The Transformation of Traditional Foodways in the Bosnian American Community
It is now generally recognised that the food of an ethnic group is not the same as that of its homeland, but, rather, the result of creolisation, the long process whereby food and foodways are transformed in the new homeland. This is, of course, one aspect of the more general process of the cultural transformation of an immigrant culture to an ethnic culture. By far the majority of studies of ethnic food in America are of ethnic groups established during the period of mass immigration in the late nineteenth and early twentieth centuries, and they are, therefore, the result of multiple generations of development.
With one exception, no Bosnian American community existed in the United States prior to the Yugoslav civil war in the 1990s. The great waves of Bosnian refugees who arrived during and after the war offer an opportunity to observe the earliest stages of an ethnic cuisine in the making. This culinary study of a recently arrived American ethnic group will hopefully provide new insights on the importance, persistence, and malleability of traditional food and foodways. We will describe and analyze various processes in the creation of a Bosnian-American cuisine….
Bosnian restaurants tend to be of two types, those catering to fellow Bosnians and those primarily serving Bosnian food to the general public. The proprietors of either type were almost never restaurateurs in Bosnia-Hercegovina. The clientele of the former are almost exclusively men. They usually offer little other than ćevapčići and other grilled meat, coffee, and perhaps beer. Roasted lamb may be available on weekends. The social function of such establishments is more important than the food. They are a feature of the earlier days of the Bosnian community and have declined in number over time.
The greatest changes in Bosnian food are found in those Bosnian restaurants catering to a non-Bosnian clientele. The food is frequently a fanciful version of traditional Bosnian food, whatever the proprietor thinks will appeal to Americans. Thus, it is the public face of Bosnian food that is the least Bosnian. There has been a craze in New York City in the past few years for ‘Bosnian hamburgers’, by which is meant an over-sized pljeskavica usually filled with mozzarella cheese, served in lepinje and eaten like a sandwich. There is even in New York City a Bosnian food truck, the current trend in selling street food in American cities. Much more chicken is offered in Bosnian American restaurants than would be in Bosnia. At least one restaurant has added Greek-style gyros to its menu. One has added Arabic hummus. Another, in a neighborhood shared with Albanians, has included ‘Kosovski sudžuk.’ While in Bosnia, ćevapčići are served only with lepinje and chopped onions, some restaurateurs in America will serve both kajmak and ajvar, as well, with a green salad on the side.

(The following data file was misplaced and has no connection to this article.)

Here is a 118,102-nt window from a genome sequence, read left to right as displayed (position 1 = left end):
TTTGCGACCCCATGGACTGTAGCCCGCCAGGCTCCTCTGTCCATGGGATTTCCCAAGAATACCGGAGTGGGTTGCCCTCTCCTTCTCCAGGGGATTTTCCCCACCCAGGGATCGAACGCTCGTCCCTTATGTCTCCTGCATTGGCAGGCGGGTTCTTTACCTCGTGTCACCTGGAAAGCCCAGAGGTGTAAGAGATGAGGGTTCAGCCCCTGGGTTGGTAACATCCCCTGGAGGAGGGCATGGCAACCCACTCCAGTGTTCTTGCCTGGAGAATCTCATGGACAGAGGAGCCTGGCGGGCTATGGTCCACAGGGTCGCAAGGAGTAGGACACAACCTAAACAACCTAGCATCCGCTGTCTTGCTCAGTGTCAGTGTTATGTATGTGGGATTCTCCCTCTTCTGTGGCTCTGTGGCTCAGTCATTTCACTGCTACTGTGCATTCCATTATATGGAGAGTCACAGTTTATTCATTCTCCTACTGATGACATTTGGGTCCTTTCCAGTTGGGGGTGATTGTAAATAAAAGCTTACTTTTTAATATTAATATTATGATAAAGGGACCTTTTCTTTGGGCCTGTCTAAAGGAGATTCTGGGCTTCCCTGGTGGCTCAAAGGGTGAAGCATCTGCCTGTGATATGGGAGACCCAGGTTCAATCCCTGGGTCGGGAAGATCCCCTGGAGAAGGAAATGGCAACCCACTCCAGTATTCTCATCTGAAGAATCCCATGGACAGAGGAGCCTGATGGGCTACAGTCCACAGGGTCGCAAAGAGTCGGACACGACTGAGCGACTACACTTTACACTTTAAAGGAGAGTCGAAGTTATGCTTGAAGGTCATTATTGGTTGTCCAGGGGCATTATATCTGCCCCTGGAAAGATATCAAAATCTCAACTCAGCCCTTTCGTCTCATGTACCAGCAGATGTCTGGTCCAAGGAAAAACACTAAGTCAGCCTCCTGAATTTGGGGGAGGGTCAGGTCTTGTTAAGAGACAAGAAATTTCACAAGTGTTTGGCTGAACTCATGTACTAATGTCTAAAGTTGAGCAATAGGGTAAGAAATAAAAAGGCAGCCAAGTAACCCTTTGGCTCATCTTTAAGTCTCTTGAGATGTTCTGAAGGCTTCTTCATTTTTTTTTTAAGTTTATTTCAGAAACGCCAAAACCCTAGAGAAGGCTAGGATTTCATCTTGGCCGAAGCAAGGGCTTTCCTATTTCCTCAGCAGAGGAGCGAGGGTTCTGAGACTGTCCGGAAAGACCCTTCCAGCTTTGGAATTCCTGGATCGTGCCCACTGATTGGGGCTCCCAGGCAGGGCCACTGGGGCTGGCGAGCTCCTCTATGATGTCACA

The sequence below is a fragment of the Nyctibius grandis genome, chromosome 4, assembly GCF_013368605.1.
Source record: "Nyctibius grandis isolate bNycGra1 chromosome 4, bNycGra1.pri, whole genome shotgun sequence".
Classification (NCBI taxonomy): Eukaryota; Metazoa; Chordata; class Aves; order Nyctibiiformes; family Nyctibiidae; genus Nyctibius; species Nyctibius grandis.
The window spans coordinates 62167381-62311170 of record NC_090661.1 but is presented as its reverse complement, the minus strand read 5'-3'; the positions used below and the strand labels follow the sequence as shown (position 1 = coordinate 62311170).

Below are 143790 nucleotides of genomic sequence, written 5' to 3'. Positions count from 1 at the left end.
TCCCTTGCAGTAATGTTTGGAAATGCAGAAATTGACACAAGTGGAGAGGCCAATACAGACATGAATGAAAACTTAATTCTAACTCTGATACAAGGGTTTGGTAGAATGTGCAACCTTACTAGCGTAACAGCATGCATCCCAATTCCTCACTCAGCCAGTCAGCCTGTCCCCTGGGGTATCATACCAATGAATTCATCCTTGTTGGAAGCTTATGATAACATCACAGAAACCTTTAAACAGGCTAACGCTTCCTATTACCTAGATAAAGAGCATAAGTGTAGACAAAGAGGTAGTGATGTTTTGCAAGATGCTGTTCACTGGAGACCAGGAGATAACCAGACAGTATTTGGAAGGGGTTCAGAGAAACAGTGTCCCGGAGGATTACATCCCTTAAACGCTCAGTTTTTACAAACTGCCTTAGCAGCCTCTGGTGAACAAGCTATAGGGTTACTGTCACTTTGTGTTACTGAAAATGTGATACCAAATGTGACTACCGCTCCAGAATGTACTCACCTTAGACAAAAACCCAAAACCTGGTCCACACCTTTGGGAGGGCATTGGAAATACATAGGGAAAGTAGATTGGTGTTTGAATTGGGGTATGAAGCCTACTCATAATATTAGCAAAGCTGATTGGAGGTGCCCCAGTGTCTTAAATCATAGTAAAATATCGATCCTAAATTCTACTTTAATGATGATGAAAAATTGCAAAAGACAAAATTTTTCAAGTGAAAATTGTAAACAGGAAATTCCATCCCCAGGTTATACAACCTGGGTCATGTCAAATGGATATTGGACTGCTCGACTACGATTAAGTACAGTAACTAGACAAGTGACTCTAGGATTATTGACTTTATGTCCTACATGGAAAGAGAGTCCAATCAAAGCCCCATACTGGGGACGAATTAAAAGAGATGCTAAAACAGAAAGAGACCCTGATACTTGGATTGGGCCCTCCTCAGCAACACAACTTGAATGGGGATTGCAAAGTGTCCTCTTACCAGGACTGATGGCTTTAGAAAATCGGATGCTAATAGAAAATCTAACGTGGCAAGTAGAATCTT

Turkish-style Bosnian coffee is still the norm, though now served in American coffee cups or demitasse instead of the tiny handless cups (findžani) that were traditional. It is sometimes made in the traditional djezva, but now more often in a larger metal pot. Coffee is made repeatedly during the day. As one Bosnian from the St. Louis community stated, ‘We have Turkish coffee maybe three to four times a day, but it’s not like in the U.S. where you use coffee to wake up. We use coffee to socialize.’ This last point is most important. When guests arrive, coffee is immediately made. It is served with sugar cubes on the saucer to be dipped or drunk through along with two or three pieces of sweet pastry, even if the coffee service is preliminary to the large meal.
Bosnian Americans prefer coffee imported from Bosnia, even though similar Turkish-style coffee from Turkey, the Middle East and America is more readily available. Tea is never drunk except herbal teas and them primarily for medicinal purposes. Coffee-houses are important nodes in the male communication network. They are particularly important soon after arrival but always less common in America than in Bosnia-Hercegovina, because American work schedules do not provide the leisure time to attend.
Bosnian food in America has changed and, no doubt, will continue to change. Yet at the same time, it has remained remarkably stable, at least in the private sector. To some extent, this is due to advances in international exchange and the entrepreneurial spirit of Bosnian Americans themselves, which has resulted in the ready availability of familiar cooking supplies that would not have been so available to earlier waves of immigrants. It is further facilitated by frequent visits back to Bosnia-Hercegovina. But resilience must be due in large part to a preference for their national cuisine and its symbolic importance as an emblem of the life they were torn from. Even after twenty years in America, most Bosnians eat Bosnian or Bosnian American food at every meal. There is still some substitution of ingredients particularly for those without access to Bosnian markets, but this occurs less often than with many earlier waves of immigrants.
William G. Lockwood and Ivonne R. Lockwood
Found in The Return of Traditional Food, Proceedings of the 19th International Ethnological Food Research Conference, Department of Arts and Cultural Studies. Lund University, Sweden. Editor Patricia Lysaght, Lund Studies in Arts and Cultural Studies, Lund University, Lund 2013
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